If you have Chrome sync turned on, you might not be surprised to find out that Chrome syncs far more data about you and what you browse to its servers than you might expect. Go to https://chrome.google.com/sync?hl=en-GB to see what data Chrome’s uploaded for you.
To get rid of this, scroll down to the bottom of the page ’till you see this:
Hit ‘RESET SYNC’ to remove your data. You should probably still turn sync off though…
The easiest way to merge information about individuals is by having a common attribute that can be used to identify and then link information that shares a common feature – email address, phone number, social security number etc.
In the ‘Help people connect with you’ section make sure these settings are turned off. If you want people to have a (slightly) harder task of finding you with your phone number you should also turn this setting off.
Chrome has a very complicated data model that appears to offer you granular control of your data and how it is managed/saved by Google.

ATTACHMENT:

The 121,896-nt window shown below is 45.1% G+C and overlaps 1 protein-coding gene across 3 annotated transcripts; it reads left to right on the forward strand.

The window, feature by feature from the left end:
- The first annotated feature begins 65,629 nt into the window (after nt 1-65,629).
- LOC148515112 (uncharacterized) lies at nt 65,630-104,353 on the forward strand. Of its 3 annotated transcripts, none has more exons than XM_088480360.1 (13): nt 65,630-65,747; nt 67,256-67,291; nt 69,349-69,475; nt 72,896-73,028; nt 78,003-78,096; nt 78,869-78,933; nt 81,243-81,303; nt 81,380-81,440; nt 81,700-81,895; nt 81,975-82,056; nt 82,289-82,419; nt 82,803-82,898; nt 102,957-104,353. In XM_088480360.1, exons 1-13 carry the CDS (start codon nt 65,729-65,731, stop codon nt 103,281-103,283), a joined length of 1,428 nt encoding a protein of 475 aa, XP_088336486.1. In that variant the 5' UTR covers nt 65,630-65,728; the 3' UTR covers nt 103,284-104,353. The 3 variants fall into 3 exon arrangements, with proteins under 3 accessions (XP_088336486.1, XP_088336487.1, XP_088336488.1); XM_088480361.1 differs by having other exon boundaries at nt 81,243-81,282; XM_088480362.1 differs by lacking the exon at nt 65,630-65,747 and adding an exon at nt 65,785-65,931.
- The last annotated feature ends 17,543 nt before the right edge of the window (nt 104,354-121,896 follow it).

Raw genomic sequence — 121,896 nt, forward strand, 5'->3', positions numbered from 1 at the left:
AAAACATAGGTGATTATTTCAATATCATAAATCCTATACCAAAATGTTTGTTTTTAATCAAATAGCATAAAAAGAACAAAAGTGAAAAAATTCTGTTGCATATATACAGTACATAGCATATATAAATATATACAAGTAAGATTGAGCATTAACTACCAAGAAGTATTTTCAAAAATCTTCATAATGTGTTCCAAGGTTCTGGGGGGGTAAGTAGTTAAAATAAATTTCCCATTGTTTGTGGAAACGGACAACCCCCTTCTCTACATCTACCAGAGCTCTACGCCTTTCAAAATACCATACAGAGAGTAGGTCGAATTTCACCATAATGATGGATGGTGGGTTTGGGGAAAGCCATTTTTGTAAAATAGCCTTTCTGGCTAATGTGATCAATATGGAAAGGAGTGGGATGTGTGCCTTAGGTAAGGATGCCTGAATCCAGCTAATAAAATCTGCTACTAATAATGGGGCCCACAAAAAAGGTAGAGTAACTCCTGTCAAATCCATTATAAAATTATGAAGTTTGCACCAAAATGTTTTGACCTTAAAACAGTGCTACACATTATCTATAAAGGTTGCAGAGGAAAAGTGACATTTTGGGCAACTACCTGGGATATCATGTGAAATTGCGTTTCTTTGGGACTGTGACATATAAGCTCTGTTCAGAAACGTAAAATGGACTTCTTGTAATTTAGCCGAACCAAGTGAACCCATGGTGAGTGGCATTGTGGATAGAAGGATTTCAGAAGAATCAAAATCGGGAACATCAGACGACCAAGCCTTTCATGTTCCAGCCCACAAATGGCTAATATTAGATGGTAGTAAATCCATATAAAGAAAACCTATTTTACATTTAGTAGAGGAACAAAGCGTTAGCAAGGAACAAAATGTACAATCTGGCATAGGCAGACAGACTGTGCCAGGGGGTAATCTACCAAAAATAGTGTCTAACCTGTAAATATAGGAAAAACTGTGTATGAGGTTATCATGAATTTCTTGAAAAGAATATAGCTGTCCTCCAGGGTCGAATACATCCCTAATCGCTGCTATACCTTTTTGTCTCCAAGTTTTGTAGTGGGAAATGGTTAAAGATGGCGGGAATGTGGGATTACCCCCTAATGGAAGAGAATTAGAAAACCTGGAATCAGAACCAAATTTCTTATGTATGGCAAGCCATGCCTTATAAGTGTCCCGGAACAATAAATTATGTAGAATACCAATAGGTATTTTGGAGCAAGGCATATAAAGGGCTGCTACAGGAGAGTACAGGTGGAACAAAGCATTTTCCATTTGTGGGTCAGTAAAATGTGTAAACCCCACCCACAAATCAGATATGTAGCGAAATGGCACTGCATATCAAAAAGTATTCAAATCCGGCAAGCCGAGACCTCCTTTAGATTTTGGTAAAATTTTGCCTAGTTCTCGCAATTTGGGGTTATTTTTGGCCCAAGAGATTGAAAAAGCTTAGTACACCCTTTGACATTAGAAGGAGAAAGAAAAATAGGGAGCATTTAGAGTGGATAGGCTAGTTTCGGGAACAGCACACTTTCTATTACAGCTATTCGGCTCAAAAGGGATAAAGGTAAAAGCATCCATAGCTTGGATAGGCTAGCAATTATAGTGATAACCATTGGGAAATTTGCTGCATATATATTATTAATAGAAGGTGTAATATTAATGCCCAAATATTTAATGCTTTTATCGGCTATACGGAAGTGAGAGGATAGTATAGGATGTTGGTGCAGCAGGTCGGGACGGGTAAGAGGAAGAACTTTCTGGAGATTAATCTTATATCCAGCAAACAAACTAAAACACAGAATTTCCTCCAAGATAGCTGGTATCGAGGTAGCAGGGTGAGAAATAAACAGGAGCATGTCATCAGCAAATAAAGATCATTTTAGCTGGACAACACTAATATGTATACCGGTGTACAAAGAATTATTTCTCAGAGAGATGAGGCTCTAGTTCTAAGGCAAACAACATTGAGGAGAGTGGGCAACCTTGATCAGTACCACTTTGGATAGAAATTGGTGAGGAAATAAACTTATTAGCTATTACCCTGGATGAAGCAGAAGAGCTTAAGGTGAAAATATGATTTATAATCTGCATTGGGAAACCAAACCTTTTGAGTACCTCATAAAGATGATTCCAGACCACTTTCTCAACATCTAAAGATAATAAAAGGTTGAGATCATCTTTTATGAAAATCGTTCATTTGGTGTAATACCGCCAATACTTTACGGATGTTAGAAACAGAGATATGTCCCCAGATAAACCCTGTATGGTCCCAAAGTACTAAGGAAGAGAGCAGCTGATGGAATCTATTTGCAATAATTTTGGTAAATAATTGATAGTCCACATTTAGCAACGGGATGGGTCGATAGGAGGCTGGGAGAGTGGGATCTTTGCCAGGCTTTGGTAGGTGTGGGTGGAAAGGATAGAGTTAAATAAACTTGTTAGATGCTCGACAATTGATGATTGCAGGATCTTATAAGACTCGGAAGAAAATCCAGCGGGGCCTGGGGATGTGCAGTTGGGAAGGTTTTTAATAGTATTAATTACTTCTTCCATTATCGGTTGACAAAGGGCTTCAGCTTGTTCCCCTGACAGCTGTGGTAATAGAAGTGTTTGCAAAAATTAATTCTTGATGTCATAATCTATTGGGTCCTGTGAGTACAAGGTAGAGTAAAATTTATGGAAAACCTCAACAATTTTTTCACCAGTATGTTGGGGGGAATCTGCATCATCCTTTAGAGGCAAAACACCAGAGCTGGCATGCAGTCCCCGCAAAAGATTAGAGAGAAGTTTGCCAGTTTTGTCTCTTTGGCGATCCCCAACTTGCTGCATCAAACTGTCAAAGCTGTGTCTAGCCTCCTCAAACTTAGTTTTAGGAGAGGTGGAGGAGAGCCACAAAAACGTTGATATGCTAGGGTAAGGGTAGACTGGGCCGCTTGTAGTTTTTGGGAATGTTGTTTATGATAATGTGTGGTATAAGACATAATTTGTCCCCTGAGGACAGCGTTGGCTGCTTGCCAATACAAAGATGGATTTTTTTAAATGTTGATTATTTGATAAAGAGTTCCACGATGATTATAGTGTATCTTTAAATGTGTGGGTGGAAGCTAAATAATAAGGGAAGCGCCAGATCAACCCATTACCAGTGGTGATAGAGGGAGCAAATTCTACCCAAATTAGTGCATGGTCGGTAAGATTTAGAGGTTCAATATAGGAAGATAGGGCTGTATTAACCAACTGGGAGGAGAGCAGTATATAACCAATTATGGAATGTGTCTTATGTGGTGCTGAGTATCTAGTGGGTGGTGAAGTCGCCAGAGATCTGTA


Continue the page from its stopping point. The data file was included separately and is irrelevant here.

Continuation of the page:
In reality, Chrome’s privacy settings are complicated by design to try and obscure how Google is collecting your data and to effectively limit how you are able to manage that data collection and what Google does with your data .
Google makes money by ‘personalising’ your experience. In practice, this means Google aggregates as much of your online and offline activity as it can in order to profile you as accurately as it can. The more accurate the profile, the better it can personalise your experience, and the more accurate the ads Google can target you with… and the more $£€ Google makes (off of you).